# 1380. Lucky Numbers in a Matrix

## Description

Given an m x n matrix of distinct numbers, return all lucky numbers in the matrix in any order.

A lucky number is an element of the matrix such that it is the minimum element in its row and maximum in its column.

Example 1:

Input: matrix = [[3,7,8],[9,11,13],[15,16,17]]
Output: [15]
Explanation: 15 is the only lucky number since it is the minimum in its row and the maximum in its column.


Example 2:

Input: matrix = [[1,10,4,2],[9,3,8,7],[15,16,17,12]]
Output: [12]
Explanation: 12 is the only lucky number since it is the minimum in its row and the maximum in its column.


Example 3:

Input: matrix = [[7,8],[1,2]]
Output: [7]
Explanation: 7 is the only lucky number since it is the minimum in its row and the maximum in its column.


Constraints:

• m == mat.length
• n == mat[i].length
• 1 <= n, m <= 50
• 1 <= matrix[i][j] <= 105.
• All elements in the matrix are distinct.

## Solutions

Solution 1: Maintain Row Minimum and Column Maximum

We can use two arrays $rows$ and $cols$ to record the minimum value of each row and the maximum value of each column in the matrix. Then, we traverse each element in the matrix, checking whether this element is the minimum value of its row and the maximum value of its column. If it is, then this element is a lucky number, and we add it to the answer array.

After the traversal is finished, we return the answer array.

The time complexity is $O(m \times n)$, and the space complexity is $O(m + n)$. Where $m$ and $n$ are the number of rows and columns in the matrix, respectively.

• class Solution {
public List<Integer> luckyNumbers(int[][] matrix) {
int m = matrix.length, n = matrix[0].length;
int[] rows = new int[m];
int[] cols = new int[n];
Arrays.fill(rows, 1 << 30);
for (int i = 0; i < m; ++i) {
for (int j = 0; j < n; ++j) {
rows[i] = Math.min(rows[i], matrix[i][j]);
cols[j] = Math.max(cols[j], matrix[i][j]);
}
}
List<Integer> ans = new ArrayList<>();
for (int i = 0; i < m; ++i) {
for (int j = 0; j < n; ++j) {
if (rows[i] == cols[j]) {
}
}
}
return ans;
}
}

• class Solution {
public:
vector<int> luckyNumbers(vector<vector<int>>& matrix) {
int m = matrix.size(), n = matrix[0].size();
int rows[m];
int cols[n];
memset(rows, 0x3f, sizeof(rows));
memset(cols, 0, sizeof(cols));
for (int i = 0; i < m; ++i) {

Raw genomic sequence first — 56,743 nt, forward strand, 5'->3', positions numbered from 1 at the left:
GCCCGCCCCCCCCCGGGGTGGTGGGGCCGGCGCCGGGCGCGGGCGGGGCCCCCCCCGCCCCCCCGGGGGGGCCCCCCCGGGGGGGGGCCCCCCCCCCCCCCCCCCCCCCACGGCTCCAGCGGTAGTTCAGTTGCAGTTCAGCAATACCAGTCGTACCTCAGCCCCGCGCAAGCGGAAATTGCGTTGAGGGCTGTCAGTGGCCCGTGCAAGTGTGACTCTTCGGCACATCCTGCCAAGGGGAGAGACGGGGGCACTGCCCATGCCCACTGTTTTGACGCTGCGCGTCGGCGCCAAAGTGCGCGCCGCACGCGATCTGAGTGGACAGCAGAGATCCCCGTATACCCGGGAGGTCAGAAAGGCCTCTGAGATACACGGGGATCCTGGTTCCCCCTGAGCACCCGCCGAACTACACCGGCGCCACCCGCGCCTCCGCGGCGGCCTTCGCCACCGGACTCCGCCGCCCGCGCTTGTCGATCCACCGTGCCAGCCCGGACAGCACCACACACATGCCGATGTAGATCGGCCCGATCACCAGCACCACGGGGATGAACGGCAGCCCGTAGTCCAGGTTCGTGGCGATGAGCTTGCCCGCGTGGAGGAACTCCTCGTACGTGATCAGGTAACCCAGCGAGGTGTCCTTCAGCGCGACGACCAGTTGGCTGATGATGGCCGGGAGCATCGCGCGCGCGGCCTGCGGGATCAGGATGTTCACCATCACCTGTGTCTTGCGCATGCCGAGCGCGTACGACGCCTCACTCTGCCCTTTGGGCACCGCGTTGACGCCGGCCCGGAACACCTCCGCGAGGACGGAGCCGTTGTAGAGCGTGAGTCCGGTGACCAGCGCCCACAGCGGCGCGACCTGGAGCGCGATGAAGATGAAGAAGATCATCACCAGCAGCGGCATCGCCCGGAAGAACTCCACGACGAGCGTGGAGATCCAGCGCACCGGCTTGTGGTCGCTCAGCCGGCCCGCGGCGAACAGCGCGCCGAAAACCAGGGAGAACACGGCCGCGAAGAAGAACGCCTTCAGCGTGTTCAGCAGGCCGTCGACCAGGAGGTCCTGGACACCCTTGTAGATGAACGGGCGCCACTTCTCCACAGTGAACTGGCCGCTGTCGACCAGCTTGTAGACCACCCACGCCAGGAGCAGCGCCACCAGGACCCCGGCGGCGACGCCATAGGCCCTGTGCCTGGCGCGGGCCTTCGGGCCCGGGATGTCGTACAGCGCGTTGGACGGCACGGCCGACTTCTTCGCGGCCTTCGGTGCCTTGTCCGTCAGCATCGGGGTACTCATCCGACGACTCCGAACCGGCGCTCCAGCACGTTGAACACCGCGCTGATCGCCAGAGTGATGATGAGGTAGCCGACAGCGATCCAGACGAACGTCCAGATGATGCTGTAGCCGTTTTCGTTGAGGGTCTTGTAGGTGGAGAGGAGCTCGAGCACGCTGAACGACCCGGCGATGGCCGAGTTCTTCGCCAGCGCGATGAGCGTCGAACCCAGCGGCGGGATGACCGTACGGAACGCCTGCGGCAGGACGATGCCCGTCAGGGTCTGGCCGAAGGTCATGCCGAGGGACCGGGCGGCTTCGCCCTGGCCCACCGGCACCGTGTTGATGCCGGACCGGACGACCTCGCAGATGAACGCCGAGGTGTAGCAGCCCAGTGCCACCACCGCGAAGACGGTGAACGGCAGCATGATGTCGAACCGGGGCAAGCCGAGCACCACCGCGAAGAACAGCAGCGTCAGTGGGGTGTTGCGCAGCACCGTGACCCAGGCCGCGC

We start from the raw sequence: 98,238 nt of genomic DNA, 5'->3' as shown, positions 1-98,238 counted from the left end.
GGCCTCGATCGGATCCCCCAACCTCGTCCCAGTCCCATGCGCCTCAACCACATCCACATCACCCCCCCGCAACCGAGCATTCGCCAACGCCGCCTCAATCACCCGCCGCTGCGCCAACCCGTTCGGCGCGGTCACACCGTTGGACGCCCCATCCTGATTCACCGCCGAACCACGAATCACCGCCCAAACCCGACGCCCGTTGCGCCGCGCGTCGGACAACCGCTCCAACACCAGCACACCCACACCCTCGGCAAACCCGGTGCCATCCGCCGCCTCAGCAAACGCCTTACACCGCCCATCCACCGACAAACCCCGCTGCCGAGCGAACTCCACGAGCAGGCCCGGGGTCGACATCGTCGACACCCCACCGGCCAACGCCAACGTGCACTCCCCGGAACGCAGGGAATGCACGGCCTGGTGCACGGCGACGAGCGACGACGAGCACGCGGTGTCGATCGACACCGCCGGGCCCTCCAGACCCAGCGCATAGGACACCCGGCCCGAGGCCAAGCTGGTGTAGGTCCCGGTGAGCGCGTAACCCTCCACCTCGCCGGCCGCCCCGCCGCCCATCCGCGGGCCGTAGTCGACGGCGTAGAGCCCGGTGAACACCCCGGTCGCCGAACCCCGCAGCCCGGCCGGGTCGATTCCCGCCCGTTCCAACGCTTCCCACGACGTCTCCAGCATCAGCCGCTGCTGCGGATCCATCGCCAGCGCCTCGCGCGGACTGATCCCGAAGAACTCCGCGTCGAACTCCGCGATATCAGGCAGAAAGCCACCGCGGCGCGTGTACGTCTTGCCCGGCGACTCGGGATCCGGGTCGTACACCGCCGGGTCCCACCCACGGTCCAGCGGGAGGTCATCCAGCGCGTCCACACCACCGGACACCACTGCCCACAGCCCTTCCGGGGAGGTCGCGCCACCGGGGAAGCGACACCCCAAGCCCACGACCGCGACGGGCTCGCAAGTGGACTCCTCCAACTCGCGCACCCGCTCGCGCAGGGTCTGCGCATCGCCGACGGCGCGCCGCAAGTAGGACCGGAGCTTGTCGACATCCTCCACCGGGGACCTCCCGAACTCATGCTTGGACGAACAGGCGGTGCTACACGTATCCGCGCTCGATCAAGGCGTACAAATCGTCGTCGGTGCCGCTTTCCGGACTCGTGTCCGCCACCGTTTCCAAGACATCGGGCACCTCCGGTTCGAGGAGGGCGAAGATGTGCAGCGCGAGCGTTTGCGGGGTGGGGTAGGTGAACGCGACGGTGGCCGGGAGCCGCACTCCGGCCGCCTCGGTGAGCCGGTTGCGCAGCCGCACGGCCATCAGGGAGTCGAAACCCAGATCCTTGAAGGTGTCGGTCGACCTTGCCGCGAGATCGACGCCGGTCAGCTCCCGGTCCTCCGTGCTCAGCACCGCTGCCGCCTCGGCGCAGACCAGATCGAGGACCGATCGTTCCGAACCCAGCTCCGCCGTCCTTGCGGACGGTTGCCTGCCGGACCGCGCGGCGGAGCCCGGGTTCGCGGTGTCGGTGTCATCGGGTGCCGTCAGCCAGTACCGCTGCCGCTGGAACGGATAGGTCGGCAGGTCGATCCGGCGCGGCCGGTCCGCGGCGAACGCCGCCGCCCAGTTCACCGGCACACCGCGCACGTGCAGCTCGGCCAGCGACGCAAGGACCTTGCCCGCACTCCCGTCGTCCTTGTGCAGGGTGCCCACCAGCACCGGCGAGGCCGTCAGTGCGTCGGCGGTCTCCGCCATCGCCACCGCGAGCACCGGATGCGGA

for (int j = 0; j < n; ++j) {
rows[i] = min(rows[i], matrix[i][j]);
cols[j] = max(cols[j], matrix[i][j]);
}
}
vector<int> ans;
for (int i = 0; i < m; ++i) {
for (int j = 0; j < n; ++j) {
if (rows[i] == cols[j]) {
ans.push_back(rows[i]);
}
}
}
return ans;
}
};

• class Solution:
def luckyNumbers(self, matrix: List[List[int]]) -> List[int]:
rows = {min(row) for row in matrix}
cols = {max(col) for col in zip(*matrix)}
return list(rows & cols)


• func luckyNumbers(matrix [][]int) (ans []int) {
m, n := len(matrix), len(matrix[0])
rows, cols := make([]int, m), make([]int, n)
for i := range rows {
rows[i] = 1 << 30
}
for i, row := range matrix {
for j, x := range row {
rows[i] = min(rows[i], x)
cols[j] = max(cols[j], x)
}
}
for i, row := range matrix {
for j, x := range row {
if rows[i] == cols[j] {
ans = append(ans, x)
}
}
}
return
}

• function luckyNumbers(matrix: number[][]): number[] {
const m = matrix.length;
const n = matrix[0].length;
const rows: number[] = new Array(m).fill(1 << 30);
const cols: number[] = new Array(n).fill(0);
for (let i = 0; i < m; ++i) {
for (let j = 0; j < n; j++) {
rows[i] = Math.min(rows[i], matrix[i][j]);
cols[j] = Math.max(cols[j], matrix[i][j]);
}
}
const ans: number[] = [];
for (let i = 0; i < m; ++i) {
for (let j = 0; j < n; j++) {
if (rows[i] === cols[j]) {
ans.push(rows[i]);
}
}
}
return ans;
}


• impl Solution {
pub fn lucky_numbers(matrix: Vec<Vec<i32>>) -> Vec<i32> {
let m = matrix.len();
let n = matrix[0].len();
let mut res = vec![];
let mut col = vec![0; n];
for j in 0..n {
for i in 0..m {
col[j] = col[j].max(matrix[i][j]);
}
}
for x in 0..m {
let mut i = 0;
for y in 1..n {
if matrix[x][y] < matrix[x][i] {
i = y;
}
}
if matrix[x][i] == col[i] {
res.push(col[i]);
}
}
res
}
}